Book II, xxii, 14 Only charity admitteth no excess. For so we see, aspiring to be like God in power, the angels transgressed and fell; Ascendam, et ero similis altissimo: Book II, xxiii Primum quaerite bona animi; caetera aut aderunt, aut non oberunt Seek first the virtues of the mind; and other things either will come, or will not be wanted Book II, xxxi I could not be true and constant to the argument I handle, if I were not willing to go beyond others; but yet not more willing than to have others go beyond me again: Book III, viii Silence is the virtue of a fool.
Book VI, xxxi As we divided natural philosophy in general into the inquiry of causesand productions of effects: The one part, which is physicinquireth and handleth the material and efficient causes; and the other, which is metaphysichandleth the formal and final causes.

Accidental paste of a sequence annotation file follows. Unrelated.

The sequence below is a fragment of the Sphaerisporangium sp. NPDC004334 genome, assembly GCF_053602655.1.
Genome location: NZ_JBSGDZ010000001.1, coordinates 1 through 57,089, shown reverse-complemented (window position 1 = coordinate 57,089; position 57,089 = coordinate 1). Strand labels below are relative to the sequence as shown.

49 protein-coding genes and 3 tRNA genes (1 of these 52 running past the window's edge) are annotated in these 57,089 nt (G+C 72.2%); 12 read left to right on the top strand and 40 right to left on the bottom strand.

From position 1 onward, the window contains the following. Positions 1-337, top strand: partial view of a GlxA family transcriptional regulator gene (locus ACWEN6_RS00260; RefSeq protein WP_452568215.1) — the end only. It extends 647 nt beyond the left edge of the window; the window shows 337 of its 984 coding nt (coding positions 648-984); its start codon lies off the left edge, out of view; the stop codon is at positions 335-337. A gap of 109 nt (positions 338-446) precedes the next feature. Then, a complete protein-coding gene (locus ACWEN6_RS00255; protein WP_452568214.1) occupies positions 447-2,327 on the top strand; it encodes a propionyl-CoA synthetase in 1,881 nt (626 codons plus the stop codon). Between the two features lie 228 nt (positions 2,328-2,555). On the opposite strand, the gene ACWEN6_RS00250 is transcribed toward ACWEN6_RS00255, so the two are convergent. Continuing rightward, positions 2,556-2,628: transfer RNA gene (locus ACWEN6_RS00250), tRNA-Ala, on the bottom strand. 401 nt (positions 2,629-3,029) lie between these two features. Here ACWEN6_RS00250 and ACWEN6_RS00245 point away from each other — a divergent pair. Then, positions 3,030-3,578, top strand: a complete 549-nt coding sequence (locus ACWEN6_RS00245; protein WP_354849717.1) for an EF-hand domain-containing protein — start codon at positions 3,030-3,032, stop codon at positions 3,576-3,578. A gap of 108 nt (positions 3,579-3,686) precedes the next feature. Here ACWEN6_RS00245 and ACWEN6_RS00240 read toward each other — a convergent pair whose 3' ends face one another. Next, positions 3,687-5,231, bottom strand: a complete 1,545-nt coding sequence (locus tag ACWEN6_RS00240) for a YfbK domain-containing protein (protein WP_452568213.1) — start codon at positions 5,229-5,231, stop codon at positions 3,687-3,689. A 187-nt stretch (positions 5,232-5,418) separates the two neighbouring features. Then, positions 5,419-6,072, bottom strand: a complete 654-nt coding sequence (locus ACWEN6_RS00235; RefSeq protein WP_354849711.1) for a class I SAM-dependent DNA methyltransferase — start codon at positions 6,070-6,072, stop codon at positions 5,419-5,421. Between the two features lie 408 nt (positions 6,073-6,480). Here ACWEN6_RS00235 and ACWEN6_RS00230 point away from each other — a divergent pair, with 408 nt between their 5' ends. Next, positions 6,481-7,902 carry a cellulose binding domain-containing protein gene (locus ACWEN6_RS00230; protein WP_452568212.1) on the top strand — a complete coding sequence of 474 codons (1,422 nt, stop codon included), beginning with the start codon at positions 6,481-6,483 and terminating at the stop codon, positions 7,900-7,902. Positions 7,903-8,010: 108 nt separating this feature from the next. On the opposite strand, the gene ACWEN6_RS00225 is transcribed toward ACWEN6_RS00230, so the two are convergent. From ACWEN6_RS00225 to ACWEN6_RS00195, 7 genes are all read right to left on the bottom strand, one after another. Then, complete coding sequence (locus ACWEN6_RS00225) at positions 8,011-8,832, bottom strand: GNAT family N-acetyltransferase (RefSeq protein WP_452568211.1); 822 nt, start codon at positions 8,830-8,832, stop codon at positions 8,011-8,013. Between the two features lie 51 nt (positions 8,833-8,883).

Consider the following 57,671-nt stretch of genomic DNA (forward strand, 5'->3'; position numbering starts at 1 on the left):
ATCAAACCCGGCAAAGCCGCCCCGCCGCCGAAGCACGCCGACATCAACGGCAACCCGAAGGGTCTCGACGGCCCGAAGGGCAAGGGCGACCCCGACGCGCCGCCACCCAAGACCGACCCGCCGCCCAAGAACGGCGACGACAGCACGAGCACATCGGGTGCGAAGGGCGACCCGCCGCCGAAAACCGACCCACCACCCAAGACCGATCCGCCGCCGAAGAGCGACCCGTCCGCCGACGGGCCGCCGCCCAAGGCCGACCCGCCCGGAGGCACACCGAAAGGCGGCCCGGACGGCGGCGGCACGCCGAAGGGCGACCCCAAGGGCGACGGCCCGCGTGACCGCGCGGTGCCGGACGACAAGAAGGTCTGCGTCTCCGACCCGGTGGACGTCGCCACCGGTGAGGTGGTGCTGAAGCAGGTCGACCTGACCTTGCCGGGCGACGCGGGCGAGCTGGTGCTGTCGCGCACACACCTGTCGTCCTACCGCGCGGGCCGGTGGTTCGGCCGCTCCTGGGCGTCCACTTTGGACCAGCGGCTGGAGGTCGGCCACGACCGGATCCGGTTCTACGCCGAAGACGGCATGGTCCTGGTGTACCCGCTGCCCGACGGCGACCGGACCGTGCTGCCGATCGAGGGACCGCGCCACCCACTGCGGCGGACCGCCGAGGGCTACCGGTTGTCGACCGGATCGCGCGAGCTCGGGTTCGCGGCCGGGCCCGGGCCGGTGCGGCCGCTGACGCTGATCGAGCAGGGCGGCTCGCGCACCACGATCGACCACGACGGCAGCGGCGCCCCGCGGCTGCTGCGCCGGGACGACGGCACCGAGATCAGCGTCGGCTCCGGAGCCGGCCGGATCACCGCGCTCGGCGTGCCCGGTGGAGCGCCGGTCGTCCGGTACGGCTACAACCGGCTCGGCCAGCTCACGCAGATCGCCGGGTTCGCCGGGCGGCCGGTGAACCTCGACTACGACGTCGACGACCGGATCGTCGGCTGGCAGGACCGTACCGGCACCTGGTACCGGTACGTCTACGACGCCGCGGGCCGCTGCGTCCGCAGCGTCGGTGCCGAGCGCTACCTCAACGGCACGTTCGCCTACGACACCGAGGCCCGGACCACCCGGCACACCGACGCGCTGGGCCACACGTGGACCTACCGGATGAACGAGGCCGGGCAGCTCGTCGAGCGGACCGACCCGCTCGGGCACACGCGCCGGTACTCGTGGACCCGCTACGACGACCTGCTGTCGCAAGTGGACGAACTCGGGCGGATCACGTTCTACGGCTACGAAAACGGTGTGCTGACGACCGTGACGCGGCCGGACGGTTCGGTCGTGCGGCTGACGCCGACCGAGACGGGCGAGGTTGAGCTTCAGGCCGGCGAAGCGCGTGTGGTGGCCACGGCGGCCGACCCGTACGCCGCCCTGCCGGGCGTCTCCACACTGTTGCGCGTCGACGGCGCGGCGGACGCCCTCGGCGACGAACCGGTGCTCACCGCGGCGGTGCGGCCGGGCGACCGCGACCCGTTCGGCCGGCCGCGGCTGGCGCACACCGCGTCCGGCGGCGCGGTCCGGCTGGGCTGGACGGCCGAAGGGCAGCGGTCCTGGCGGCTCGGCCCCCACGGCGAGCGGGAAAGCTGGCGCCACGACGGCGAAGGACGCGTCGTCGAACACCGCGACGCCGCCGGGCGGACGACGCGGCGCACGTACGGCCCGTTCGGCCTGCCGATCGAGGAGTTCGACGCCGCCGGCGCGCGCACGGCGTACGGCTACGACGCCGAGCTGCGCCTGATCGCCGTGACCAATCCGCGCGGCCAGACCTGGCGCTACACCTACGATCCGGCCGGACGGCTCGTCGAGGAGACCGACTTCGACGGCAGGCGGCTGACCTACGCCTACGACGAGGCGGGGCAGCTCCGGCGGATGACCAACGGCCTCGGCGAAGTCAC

Book VII, 3 This misplacing hath caused a deficience, or at least a great improficience in the sciences themselves.Jun 18, · Can you tell me if my introduction for my essay abou revenge is good? It is natural for people to feel a need to get revenge when something wrong or unfair has been done to them.
If one kid hits another, it would be the injured child’s natural reaction to hit the other timberdesignmag.com: Resolved.
Medea's Revenge. Essay by oussamalara, May download word file, 7 pages, Downloaded 59 times. Keywords acts, Greek, Revenge man's delight is a matter of giving, but what about a real rewarded life and love? Moreover, since revenge is insatiable, Medea got beyond the limits.